PROVIDENCE, R.I. (WPRI) — As students return to the classroom, teachers are faced with the task of getting them back up to speed after a summer-long “brain drain.”
In Providence, there’s an effort to combat this issue and cut down on how much knowledge students lose over the break.
Chris Maher, Superintendent of Providence Schools, said his students lose about one-third of what they know about math and a little less than that in English over summer break. According to educators, the first few days back at school allow the kids to adjust to their new routine.
“Soon after that, we’ll do an assessment to see where students stand and see which students need different interventions but across the board, it does have a pretty significant impact – especially on urban school districts like Providence,” Maher said.
This summer, some Providence sixth grade students had the chance to participate in City Year’s first ever Summer Leadership Academy. A task force comprised of education policy and community leaders also issued a report in February with a series of recommendations to help the city combat learning loss. Maher said he wants the task force to reconvene to review what the city’s already tried.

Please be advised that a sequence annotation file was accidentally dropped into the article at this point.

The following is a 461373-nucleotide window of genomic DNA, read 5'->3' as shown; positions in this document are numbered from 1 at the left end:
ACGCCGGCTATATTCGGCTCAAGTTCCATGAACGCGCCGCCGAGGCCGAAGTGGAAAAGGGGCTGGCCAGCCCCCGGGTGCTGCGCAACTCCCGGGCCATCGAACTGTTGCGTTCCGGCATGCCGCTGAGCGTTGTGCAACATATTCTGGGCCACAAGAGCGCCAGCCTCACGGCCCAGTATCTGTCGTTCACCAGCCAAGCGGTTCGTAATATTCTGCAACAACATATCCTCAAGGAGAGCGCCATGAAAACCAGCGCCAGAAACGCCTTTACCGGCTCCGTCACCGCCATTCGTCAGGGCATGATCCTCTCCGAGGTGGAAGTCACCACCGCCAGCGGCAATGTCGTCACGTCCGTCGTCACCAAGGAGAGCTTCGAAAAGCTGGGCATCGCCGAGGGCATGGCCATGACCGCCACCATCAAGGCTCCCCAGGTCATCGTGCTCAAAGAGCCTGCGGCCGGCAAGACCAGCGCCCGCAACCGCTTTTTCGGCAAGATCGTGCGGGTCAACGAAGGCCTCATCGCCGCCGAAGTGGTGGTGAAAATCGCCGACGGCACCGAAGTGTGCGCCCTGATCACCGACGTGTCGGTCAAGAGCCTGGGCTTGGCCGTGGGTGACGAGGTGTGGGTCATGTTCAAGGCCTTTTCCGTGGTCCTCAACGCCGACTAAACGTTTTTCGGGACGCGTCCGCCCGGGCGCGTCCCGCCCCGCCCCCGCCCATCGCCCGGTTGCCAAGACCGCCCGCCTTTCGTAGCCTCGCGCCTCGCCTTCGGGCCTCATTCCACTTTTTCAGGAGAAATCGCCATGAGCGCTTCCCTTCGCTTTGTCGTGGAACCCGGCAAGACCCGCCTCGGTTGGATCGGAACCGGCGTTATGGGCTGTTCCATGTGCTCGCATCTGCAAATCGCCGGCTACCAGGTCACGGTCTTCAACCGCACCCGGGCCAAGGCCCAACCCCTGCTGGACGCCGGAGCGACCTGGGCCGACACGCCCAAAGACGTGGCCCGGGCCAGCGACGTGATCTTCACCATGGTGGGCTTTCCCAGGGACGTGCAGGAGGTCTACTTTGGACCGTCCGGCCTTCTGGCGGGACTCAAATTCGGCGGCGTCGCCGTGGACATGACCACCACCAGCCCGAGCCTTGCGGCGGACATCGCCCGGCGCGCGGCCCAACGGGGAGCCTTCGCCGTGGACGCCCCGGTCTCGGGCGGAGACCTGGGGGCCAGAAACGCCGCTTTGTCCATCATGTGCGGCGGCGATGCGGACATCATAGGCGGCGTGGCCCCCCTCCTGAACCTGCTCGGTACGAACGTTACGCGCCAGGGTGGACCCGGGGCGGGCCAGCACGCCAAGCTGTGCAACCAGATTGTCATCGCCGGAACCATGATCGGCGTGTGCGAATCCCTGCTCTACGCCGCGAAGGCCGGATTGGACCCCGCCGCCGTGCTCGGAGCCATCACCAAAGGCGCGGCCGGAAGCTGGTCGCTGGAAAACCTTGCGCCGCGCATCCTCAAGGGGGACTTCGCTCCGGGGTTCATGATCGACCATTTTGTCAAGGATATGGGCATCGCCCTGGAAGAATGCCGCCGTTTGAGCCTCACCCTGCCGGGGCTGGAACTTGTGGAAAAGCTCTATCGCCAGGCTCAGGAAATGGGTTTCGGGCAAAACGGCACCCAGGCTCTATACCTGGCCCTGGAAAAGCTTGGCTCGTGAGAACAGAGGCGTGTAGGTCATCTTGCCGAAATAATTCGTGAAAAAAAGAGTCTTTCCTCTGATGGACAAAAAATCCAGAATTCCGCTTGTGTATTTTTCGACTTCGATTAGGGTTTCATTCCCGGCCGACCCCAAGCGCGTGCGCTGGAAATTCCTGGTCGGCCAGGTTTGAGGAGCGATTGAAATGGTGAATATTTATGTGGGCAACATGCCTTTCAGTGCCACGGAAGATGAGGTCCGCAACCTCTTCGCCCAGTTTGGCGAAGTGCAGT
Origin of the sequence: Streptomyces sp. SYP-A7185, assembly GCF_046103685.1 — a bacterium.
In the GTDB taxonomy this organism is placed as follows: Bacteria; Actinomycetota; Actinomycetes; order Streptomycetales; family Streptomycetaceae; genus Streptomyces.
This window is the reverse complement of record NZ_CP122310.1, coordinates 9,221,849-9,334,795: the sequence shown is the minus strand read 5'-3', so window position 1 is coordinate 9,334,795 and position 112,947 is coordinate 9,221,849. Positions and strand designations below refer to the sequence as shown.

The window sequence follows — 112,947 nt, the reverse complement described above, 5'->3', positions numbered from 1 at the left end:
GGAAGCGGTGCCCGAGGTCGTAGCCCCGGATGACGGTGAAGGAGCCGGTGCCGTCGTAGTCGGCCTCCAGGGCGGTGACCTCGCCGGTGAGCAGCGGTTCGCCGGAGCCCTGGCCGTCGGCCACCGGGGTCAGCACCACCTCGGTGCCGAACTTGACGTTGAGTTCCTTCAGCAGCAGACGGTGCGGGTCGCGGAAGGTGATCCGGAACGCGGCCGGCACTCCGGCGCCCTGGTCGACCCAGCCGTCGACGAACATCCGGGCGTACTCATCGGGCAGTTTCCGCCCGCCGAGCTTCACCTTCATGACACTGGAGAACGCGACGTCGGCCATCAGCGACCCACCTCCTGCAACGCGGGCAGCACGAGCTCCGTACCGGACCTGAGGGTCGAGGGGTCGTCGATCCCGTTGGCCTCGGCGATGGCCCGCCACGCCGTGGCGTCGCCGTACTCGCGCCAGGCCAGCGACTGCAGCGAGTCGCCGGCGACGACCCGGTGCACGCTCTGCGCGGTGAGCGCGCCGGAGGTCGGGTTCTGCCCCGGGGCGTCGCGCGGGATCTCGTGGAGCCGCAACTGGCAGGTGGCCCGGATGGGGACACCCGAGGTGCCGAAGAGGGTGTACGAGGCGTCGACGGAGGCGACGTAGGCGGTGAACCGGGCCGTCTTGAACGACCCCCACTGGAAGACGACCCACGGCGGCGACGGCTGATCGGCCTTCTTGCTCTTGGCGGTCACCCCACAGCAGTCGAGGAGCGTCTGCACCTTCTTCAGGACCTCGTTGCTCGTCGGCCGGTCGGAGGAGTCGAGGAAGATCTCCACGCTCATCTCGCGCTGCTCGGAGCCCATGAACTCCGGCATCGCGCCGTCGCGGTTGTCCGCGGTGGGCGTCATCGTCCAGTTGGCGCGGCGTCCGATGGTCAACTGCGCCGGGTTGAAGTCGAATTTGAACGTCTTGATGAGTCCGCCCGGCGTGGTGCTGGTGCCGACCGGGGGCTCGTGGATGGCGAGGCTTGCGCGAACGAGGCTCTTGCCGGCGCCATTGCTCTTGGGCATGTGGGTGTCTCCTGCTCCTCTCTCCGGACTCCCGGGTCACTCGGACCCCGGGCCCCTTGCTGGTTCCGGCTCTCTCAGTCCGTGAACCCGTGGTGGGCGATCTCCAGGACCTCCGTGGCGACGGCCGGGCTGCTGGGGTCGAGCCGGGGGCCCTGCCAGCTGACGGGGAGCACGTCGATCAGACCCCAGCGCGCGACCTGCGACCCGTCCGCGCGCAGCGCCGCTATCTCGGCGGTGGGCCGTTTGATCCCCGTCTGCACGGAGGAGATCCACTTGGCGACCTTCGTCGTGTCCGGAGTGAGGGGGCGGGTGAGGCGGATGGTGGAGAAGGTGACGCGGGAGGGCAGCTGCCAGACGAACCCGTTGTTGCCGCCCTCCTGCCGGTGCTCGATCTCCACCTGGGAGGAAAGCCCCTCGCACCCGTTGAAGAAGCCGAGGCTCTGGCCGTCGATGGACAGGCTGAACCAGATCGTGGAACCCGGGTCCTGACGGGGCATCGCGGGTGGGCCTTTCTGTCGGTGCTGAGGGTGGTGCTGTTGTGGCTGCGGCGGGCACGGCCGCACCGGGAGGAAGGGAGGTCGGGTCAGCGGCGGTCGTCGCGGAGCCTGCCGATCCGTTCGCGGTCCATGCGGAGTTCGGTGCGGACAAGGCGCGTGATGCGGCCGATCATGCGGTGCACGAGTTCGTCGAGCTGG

“We had a lot of really awesome activities for kids over the summer, from your traditional reading and math classes to working in a steel yard to doing graphic design,” Maher said. “Because part of what you want to do is just keeping kids engaged and we know that’s also good for the city in terms of keeping them off the streets in the summer.”
According to Maher, curbing summer learning loss means getting creative and breaking from the norm.
“For the first time, if you were in an athletic program in the rec center over the summer, for a half hour you dropped everything and you read for half an hour,” he said. “And we know the benefits of reading for just 20 to 30 minutes a day for kids especially when they are not going to school.”
Providence students head back to school on Tuesday.